FIG. 4 is a cross-sectional view of the liquid dosing apparatus of the present invention, as seen along the line 4--4 in FIG. 1; and

FIG. 5 is an exploded perspective view of the bottom block of the clamp, and the stent and tube segments, with portions broken away for clarity.

DETAILED DESCRIPTION OF THE PREFERRED EMBODIMENT

Referring initially to FIG. 1, a dosing apparatus is shown, generally designated 10. As shown, the apparatus 10 includes a housing 12 which is preferably mounted on or otherwise attached to a base 14. The base 14 encloses a public water supply fitting 15.

FIG. 1 shows that the dosing apparatus 10 includes a flow meter 16 which has a fluid inlet port 18. As intended by the present invention, flow meter broadly means a device which has at least one movable element, and the movable element can be moved when fluid is directed through the device. In the specific embodiment contemplated herein, the flow meter 16 is a gear-type flow meter, as more fully disclosed below.

The fluid inlet port 18 of the flow meter 16 is connected to a tube 20. More specifically, in one presently preferred embodiment the tube 20 includes an annular threaded connector 21 which can rotate relative to the tube 20, and the connector 21 can be engaged with threads 23 that are formed on the inlet port 18. In turn, the tube 20 is in fluid communication with the public water supply, or other source of fluid. It is to be understood that the tube 20 can be connected to the public water supply by any suitable means known in the art, e.g., by connecting the tube 2 0 to a fitting or nozzle that is in turn in fluid communication with the public water supply.

Further, the flow meter 16 has a fluid outlet port 22. Pressurized fluid from the public water supply can enter the inlet port 18 and flow through the flow meter 16 and out of the outlet port 22. In one presently preferred embodiment, a dental spray console such as the type Bobcat console made by Dentsply Inc. is connected to the outlet port 22 by means well-known in the art, e.g., by snappingly engaging the outlet port 22 with the console.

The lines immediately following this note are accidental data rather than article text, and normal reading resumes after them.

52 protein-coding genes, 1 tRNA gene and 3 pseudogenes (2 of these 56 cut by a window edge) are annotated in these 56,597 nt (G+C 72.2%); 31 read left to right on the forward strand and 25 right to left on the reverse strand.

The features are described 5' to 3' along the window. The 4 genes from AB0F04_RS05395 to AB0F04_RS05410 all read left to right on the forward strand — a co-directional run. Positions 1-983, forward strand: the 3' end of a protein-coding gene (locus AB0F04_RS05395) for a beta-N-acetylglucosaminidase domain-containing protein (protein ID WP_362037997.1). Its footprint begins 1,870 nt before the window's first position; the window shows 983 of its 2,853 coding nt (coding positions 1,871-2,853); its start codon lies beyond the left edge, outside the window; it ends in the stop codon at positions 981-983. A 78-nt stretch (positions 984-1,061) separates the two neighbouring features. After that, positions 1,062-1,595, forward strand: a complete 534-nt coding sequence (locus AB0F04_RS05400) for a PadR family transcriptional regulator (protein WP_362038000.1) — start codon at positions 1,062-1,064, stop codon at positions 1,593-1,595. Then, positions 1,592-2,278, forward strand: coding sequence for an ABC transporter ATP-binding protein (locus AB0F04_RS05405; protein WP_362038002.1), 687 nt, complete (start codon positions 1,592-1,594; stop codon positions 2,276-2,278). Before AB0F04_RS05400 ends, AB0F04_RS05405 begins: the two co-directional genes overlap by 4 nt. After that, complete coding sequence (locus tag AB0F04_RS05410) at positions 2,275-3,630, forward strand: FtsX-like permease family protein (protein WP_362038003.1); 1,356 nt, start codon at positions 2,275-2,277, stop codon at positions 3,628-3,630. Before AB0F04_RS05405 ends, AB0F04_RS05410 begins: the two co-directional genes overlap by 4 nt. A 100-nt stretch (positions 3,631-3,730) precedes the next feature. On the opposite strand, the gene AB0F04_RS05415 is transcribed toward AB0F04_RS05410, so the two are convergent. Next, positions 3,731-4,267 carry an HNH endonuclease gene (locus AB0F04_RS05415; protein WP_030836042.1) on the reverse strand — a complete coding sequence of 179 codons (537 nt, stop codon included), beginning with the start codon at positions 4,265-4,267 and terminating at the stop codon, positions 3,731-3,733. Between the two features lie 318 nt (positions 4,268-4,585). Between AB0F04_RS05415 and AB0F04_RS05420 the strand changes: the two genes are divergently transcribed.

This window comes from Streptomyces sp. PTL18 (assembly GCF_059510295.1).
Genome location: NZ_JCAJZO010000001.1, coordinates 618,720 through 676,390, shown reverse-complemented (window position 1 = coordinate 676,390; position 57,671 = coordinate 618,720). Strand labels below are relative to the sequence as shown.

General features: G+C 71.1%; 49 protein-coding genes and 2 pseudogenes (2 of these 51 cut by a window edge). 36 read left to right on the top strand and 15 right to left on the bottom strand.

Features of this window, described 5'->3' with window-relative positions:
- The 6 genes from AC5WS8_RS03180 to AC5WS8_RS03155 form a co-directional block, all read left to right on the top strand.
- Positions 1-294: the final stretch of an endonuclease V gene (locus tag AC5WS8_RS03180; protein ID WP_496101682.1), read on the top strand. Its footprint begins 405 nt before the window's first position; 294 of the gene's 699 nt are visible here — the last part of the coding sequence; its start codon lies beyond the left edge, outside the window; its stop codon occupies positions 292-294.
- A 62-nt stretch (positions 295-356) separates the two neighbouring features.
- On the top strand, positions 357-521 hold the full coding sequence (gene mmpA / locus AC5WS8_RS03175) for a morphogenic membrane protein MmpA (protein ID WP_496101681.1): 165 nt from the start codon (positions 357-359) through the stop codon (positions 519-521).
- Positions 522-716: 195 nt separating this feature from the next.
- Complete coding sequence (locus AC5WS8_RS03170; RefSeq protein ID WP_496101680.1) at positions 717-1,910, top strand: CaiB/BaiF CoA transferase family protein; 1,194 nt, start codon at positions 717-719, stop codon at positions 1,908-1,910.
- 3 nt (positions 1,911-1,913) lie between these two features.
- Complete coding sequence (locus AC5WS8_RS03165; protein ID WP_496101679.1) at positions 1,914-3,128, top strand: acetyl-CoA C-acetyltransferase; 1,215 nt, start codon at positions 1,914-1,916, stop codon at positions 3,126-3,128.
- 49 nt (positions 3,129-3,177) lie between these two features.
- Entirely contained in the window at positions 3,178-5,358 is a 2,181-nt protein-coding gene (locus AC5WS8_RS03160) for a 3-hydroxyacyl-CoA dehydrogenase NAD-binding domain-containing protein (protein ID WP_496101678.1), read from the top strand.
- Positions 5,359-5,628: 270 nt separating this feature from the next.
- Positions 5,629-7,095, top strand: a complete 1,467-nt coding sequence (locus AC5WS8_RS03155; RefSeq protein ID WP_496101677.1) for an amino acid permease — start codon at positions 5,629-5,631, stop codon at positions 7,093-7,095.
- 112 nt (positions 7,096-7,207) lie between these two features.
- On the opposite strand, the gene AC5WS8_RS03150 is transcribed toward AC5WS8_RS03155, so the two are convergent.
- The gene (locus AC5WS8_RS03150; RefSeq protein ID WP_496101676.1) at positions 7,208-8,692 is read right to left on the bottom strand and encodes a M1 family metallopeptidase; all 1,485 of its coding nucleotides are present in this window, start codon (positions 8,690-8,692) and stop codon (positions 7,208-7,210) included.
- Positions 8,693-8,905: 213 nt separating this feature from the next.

In accordance with the present invention, the flow meter 16 includes a rotation element which, in the embodiment shown in FIG. 1, is a gear 24 that rotates when the pressurized fluid from the fitting 15 passes from the inlet 18 port to the outlet port 22. As shown in FIG. 1, a rotary peristaltic pump 26 is positioned above the f low meter 16. The peristaltic pump 26 includes an arcuate platen 28, and a plurality of resilient peristaltic pump tubes that are made of silicon rubber or other suitable resilient material.

Specifically, the pump 26 includes an inlet segment 30, an inlet connector segment 32, an outlet segment 31, and an outlet connector segment 33. The inlet connector segment 32 is connected by means well-known in the art, e.g., by a surrounding interference fit, to a hollow fitting 34, and the fitting 34 in turn is in fluid communication with a container 36 of fluid, e.g., a fluid which contains a dental sterilization agent or disinfectant. Also, the inlet segment 30 is in fluid communication with the inlet connector segment 32, and the outlet segment 31 is in fluid communication with the outlet connector segment 33, as more fully disclosed below. It is to be understood that the outlet connector segment 33 of the resilient tube 30 is in fluid communication with the outlet port 22 of the flow meter 16.

Further, the peristaltic pump 26 has a top plate 40 that is hingedly connected to the arcuate platen 28 at a hinge 42. The top plate 40 has an open position, wherein the plate 40 is distanced from the platen 28 so that the tube 30 can be positioned within the pump 26, and a closed position, wherein the plate 40 is juxtaposed with the platen 28 so that a fluid-tight seal is established between the platen 28 and top plate 40. The top plate 40 can be held in the closed position by means well-known in the art, e.g., by clipping or otherwise fastening a free end 44 of the plate 40 to the platen 28.

FIG. 1 also shows that the inlet segments 30, 32 are held together by a clamp 46, and the outlet segments 31, 33 are also held together by the clamp 46. More specifically, the clamp 46 has an upper block 48 and a lower block 50, and a portion of each segment 30, 32, 31, 33 is held between the upper and lower blocks 48, 50 of the clamp 46. The upper block 48 is hingedly connected to the lower block 50, to permit pivoting the upper block 48 away from the lower block 50 for positioning the segments 30, 32, 31, 33 in the clamp 46.

When the tube segments 30, 32, 31, 33 are properly positioned, the upper block 48 is pivoted against the lower block 50 to hold the tube segments 30, 32, 31, 33 stationary. A thumb screw 51 is rotatably engaged with the upper block 50 and can be manipulated to threadably engage the lower block 48, to hold the upper block 50 against the lower block 48. As will be more fully disclosed below, sufficient clearance exists between the blocks 48, 50 of the clamp 46 to permit fluid flow through the tubes 30, 32, 31, 33 when they are held within the clamp 46.

Additionally, FIG. 1 shows that the outlet segment 33 is connected to a hollow fitting 52, and the fitting 52 is in turn mounted on the housing 12. An IV tube connector (not shown) is connected to the fitting 52, and the connector is in turn connected to the flow meter 16.